N-Ach (Need for Achievement) is a term introduced by David McClelland into the field of psychology, referring to an individual's desire for significant accomplishment, mastering of skills, control, or high standards.
N-Ach is related to the difficulty of tasks people choose to undertake. Those with low N-Ach may choose very easy tasks, in order to minimise risk of failure, or highly difficult tasks, such that a failure would not be embarrassing. Those with high N-Ach tend to choose moderately difficult tasks, feeling that they are challenging, but within reach.
People high in N-Ach are characterised by a tendency to seek challenges and a high degree of independence. Their most satisfying reward is the recognition of their achievements. Sources of high N-Ach include:
The procedure in McClelland's initial investigation was to arouse in the test audience a concern with their achievement. A control group was used in which arousal was omitted. In the course of this experiment, McClelland discovered through analyzing the stories on the TAT that initial arousal was not necessary. Instead, members of the control group — individuals who had had no prior arousal — demonstrated significant differences in their stories, some writing stories with a high achievement content and some submitting stories with a low achievement content. Using results based on the Thematic Apperception Test, McClelland demonstrated that individuals in a society can be grouped into high achievers and low achievers based on their scores on what he called "N-Ach" .
McClelland and his associates have since extended their work in fantasy analysis to include different age groups, occupational groups, and nationalities in their investigations of the strength of need for achievement. These investigations have indicated that the N-Ach score increases with a rise in occupational level. Invariably, businessmen, managers, and entrepreneurs are high scorers. Other investigations into the characteristics of the high achievers have revealed that accomplishment on the job represents an end in itself; monetary rewards serve as an index of this accomplishment. In addition, these other studies found that the high achievers, though identified as managers, businessmen, and entrepreneurs, are not gamblers. They will accept risk only to the degree they believe their personal contributions will make a difference in the final outcome .
These explorations into the achievement motive seem to turn naturally into the investigation of national differences based on Max Weber's thesis that the industrialization and economic development of the Western nations were related to the Protestant ethic and its corresponding values supporting work and achievement. McClelland and his associates have satisfied themselves that such a relationship, viewed historically through an index of national power consumption, indeed exists. Differences related to individual, as well as to national, accomplishments depend on the presence or absence of an achievement motive in addition to economic resources or the infusion of financial assistance. High achievers can be viewed as satisfying a need for self-actualization through accomplishments in their job assignments as a result of their particular knowledge, their particular experiences, and the particular environments in which they have lived .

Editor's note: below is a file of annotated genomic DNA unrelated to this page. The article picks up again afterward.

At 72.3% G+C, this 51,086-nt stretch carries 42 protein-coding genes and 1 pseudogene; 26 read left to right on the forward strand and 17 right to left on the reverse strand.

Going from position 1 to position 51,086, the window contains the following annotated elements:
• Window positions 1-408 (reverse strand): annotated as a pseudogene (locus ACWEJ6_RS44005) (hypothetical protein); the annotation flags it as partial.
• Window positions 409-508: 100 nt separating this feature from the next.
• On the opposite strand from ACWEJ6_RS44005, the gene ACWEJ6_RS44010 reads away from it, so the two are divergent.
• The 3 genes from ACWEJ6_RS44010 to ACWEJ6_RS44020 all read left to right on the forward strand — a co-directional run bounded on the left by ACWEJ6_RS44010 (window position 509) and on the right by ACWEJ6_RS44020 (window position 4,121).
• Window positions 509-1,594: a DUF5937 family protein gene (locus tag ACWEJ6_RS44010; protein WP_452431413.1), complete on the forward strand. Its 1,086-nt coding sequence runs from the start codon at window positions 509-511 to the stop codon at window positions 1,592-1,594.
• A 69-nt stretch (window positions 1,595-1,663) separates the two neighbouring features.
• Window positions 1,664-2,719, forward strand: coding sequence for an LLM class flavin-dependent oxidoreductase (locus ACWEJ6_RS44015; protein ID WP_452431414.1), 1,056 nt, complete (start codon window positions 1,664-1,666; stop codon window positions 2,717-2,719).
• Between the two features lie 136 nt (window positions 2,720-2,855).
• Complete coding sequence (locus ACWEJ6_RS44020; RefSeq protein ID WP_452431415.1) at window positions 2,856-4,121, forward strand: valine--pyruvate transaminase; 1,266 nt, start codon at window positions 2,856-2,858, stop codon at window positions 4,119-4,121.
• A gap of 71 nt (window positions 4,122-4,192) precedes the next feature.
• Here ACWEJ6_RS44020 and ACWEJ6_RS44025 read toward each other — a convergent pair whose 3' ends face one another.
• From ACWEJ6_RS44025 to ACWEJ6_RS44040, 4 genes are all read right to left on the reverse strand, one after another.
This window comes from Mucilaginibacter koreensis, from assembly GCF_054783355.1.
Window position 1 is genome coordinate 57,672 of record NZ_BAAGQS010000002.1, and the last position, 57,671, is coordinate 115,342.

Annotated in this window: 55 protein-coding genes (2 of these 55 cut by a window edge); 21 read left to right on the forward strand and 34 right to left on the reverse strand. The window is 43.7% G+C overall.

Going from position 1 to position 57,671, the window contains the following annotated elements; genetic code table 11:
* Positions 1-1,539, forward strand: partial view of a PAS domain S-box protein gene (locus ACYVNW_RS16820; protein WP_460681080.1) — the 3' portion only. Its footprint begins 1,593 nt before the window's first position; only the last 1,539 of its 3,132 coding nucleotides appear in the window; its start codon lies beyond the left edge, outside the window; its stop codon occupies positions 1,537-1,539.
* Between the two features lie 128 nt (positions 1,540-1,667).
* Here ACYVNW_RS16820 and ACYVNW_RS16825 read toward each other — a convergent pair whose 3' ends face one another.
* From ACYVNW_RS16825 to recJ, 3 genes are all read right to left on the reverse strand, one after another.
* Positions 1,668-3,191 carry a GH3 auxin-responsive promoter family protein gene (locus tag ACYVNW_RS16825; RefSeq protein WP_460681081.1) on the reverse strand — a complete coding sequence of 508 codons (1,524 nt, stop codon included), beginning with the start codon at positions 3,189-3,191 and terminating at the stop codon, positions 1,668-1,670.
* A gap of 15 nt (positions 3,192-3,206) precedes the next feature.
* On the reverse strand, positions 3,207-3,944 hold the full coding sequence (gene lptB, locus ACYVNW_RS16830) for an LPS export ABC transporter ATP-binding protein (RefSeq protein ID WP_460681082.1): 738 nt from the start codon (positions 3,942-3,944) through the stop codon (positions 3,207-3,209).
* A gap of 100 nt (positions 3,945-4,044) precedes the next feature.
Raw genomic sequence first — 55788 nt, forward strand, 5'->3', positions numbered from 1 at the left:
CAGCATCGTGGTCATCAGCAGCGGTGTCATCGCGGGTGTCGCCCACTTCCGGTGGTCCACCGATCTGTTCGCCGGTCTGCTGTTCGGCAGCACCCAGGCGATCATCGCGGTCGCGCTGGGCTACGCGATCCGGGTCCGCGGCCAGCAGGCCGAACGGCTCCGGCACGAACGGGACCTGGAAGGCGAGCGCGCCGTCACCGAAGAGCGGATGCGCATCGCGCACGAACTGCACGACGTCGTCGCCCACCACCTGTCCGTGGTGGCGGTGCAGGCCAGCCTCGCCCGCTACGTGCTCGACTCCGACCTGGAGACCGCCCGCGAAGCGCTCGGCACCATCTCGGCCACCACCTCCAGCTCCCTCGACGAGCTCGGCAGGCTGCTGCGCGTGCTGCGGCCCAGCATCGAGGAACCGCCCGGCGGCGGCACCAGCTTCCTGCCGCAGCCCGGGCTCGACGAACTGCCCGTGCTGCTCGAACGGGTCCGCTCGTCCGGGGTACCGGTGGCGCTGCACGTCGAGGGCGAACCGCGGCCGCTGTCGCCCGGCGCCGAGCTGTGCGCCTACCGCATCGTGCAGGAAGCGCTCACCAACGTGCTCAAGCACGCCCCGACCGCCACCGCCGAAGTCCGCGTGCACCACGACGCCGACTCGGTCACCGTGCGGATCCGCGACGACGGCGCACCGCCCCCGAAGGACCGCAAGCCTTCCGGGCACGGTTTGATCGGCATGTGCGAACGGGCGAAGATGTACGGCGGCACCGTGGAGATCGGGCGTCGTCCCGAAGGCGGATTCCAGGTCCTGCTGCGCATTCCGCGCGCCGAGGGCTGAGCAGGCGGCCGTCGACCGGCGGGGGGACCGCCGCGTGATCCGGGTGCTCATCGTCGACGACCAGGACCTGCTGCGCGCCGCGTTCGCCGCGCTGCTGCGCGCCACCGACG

The techniques McClelland and his collaborators developed to measure N-Ach, N-Affil and N-Pow (see McClelland et al, 1958) can be viewed as a radical break with the dominant psychometric tradition. However, it should be recognised that McClellend's thinking was strongly influenced by the pioneering work of Henry Murray, both in terms of Murray's model of human needs and motivational processes (1938) and his work with the OSS during World War Two. It was during this period that Murray introduced the idea of "situation tests" and multi-rater / multi-method assessments. It was Murray who first identified the significance of Need for Achievement, Power and Affiliation and placed these in the context of an integrated motivational model.
Whilst trait-based personality theory assume that high-level competencies like initiative, creativity, and leadership can be assessed using “internally consistent” measures (see psychometrics), the McClelland measures recognize that such competencies are difficult and demanding activities which will neither be developed nor displayed unless people are undertaking activities they care about (ie are strongly motivated to undertake). Furthermore, it is the cumulative number of independent, but cumulative and substitutable, components of competence they bring to bear while seeking to carry out these activities that will determine their success. Accordingly, the N-Ach, N-Aff and N-Pow scoring systems simply count how many components of competence people bring to bear whilst carrying out activities they have a strong personal inclination (or motivation) to undertake.
An important corollary is that there is no point in trying to assess people’s abilities without first finding out what they care about. So one cannot (as some psychometricians try to do) assess such things as “creativity” in any general sense. One has always to ask “creativity in relation to what?” So McClelland’s measures, originally presented as means of assessing “personality”, are best understood as means of measuring competence in ways which break radically with traditional psychometric approaches. (See Raven (2001) for a fuller discussion).